Emma Elston, founder of UK Container Maintenance and the 2012 businesswoman of the year, looks at what the modern waste and resources industry can learn from the original community recyclers
CIWM Journal Online Exclusive
“Any old iron? Any old iron?” The heyday of the “rag and bone man” is long gone but, as pressure mounts on the entire waste industry to transform its Corporate Social Responsibility aims in order to meet ever-rising Government targets and ever falling budgets, I believe it is time to look back at the original community recyclers for cost-effective inspiration.
The solution is a circular economy – one which captures materials so that today’s stock is remanufactured or reused to become tomorrow’s stock, rather than landfill waste. The key to this in the waste industry is to understand how circular business models can be developed in a way that retains companies’ profitability.
When this logic is applied to waste containers – my area of business – the answer lies not only in the vast cost-saving potential of unlocking the capital tied up in damaged units by restoring them to full working order, in addition to converting and re selling them.
A great current example of the vast array of uses for old containers is at global giant Google, where, in what some thought was an April’s Fools Prank, off-shore server ‘data centres’ were built out of reused and refurbished shipping containers. Closer to home, skincare brand Nivea converted a formerly derelict container into, of all things, a swimming pool as part of its summer ‘Skip Dip’ product campaign earlier this year. Possibilities, such as these, which echo the old “Rag and Bone Man logic” of sustainable communities recycling within themselves are endless.
“A great current example of the vast array of uses for old containers is at global giant Google, where, in what some thought was an April’s Fools Prank, off-shore server ‘data centres’ were built out of reused and refurbished shipping containers.”
We are extremely passionate about reducing our carbon footprint and, as part of our continuous review of systems to support this, we monitor our own outputs and also those of our supply chain. After all, there is a little point in championing the benefits of being an economically astute and aware business if your channel of distribution and support do not echo the same business aims and aspirations.
All UK organisations, regardless of size, should be looking to check the sustainability of its supply chains in this way. Transparency in reduction of your own carbon emissions and footprint, plus those of associated companies, demonstrates your business’ economic credibility and commitment to further sustainability whilst enhancing your reputation, making you a much more attractive option for potential customers and stakeholders.
Needless to say, an added benefit of reducing “fuel driven processes” is a natural reduction of costs, an area which all companies have constantly under review.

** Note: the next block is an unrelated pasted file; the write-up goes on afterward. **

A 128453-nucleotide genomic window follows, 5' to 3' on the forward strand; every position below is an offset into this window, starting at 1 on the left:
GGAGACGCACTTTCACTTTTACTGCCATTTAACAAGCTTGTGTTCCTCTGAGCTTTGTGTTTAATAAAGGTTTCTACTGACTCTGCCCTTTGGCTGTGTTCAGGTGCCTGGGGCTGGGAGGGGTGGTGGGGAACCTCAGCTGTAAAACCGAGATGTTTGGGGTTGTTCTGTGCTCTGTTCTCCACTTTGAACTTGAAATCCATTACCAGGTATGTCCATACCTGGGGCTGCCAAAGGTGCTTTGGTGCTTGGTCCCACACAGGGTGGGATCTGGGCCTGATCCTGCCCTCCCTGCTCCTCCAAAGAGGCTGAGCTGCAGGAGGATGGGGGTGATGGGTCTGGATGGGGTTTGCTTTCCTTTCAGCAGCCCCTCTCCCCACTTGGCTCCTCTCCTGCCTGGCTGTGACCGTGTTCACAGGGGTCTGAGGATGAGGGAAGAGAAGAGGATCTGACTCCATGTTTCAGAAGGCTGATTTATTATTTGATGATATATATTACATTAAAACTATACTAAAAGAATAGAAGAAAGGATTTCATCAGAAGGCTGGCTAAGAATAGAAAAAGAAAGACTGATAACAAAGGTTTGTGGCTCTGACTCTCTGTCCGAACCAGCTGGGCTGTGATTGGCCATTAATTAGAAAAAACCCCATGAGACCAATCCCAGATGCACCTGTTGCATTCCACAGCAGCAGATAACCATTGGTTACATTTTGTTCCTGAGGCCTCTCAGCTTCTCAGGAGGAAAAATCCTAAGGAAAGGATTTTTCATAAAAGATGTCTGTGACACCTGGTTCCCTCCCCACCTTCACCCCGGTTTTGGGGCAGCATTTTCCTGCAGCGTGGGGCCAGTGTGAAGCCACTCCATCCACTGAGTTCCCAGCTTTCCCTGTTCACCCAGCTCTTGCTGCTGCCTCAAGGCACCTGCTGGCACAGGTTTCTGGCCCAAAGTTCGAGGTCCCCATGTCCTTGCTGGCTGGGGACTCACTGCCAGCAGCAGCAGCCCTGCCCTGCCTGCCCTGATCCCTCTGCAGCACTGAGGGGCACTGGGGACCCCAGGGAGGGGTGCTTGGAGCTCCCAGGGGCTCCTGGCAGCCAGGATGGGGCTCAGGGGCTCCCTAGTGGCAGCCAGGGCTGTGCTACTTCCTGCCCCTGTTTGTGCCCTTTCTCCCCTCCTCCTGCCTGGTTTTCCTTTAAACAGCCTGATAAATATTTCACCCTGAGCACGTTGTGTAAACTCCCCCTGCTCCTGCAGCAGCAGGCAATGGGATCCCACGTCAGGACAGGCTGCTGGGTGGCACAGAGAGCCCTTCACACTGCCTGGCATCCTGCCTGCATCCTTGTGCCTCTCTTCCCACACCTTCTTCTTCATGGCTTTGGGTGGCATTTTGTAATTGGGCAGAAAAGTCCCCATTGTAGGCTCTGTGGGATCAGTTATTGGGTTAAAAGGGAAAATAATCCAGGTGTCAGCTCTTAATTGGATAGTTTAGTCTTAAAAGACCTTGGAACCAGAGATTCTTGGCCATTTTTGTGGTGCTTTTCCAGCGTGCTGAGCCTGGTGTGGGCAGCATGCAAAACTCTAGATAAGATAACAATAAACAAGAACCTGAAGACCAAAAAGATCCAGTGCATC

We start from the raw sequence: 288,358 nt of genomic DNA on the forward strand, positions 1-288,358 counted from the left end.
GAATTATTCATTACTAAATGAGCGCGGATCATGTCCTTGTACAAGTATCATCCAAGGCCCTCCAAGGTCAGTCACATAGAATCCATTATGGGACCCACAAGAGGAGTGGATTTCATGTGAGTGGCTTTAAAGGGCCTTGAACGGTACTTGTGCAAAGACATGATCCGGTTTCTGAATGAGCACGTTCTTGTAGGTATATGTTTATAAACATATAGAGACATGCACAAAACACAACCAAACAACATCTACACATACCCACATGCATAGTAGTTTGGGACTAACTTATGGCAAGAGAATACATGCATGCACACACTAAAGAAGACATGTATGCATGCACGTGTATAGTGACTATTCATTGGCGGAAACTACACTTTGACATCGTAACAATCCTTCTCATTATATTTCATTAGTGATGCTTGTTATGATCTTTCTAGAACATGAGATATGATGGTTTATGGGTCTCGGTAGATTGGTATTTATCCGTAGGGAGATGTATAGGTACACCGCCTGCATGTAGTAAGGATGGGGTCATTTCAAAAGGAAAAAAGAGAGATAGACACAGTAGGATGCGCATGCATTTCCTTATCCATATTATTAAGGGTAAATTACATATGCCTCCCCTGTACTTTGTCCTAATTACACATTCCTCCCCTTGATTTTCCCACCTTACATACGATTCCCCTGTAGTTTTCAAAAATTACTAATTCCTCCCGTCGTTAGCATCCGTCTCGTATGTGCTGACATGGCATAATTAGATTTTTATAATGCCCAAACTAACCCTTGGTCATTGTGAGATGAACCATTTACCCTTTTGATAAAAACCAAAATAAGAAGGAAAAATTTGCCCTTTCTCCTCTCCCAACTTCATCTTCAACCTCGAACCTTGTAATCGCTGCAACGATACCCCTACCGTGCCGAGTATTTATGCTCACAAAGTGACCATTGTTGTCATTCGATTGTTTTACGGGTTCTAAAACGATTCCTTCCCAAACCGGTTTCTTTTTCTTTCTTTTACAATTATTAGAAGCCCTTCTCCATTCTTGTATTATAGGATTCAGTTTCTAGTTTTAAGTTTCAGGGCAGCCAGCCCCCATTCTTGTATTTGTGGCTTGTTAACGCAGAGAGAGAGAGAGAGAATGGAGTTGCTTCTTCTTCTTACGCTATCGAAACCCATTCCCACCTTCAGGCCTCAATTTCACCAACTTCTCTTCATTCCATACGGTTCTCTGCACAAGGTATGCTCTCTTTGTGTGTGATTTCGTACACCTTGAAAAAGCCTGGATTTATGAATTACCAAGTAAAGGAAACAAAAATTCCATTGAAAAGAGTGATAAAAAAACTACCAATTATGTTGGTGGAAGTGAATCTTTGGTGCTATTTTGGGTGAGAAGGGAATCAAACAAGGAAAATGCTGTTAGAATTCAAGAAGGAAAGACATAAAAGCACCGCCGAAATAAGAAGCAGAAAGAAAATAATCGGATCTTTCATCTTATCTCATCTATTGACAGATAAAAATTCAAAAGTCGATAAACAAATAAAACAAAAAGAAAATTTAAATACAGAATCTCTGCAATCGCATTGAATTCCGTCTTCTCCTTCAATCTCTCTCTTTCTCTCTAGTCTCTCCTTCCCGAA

In support of our Corporate Social Responsibility Policy we have worked with a number of Local Authorities across the UK to convert redundant 40 year old bottle banks into community recycling units. Similarly some old, yet potentially serviceable, which were originally designed to withstand the test of time and not to be written off due to superficial damage were recycled and refurbished into WEEE (Waste of Electrical & Electronic Equipment) Recycling Banks which are helping cut council costs and improve local recycling rates.
“There is much more work to do but, as an industry, responsible for handling what others throw away, it is our prerogative and, I believe, responsibility to that ensure waste goes to the most cost-effective place, which is in this modern age, is either a new home or reuse.”
These innovative ideas were the result of finding yards full of disused containers that were falling into serious disrepair. Restored to full working order, despite being previously considered ready for scrap, we’re proud to say that these containers are now being used as public recycling units for unwanted electrical goods up and down the country, reducing local authorities’ carbon footprint and diverting more waste from landfill, including the bin itself.
These examples of unique recycling containers ensure the collection of recyclable goods can continue for many years, within containers which have been recycled themselves
I believe the key to success comes in changing attitudes across the industry and in spreading the realisation that restoration is far cheaper than buying new in addition to being far simpler and rewarding; not only in terms of your Corporate Social Responsibility but on a personal pride level.
There is much more work to do but, as an industry, responsible for handling what others throw away, it is our prerogative and, I believe, responsibility to that ensure waste goes to the most cost-effective place, which is in this modern age, is either a new home or reuse.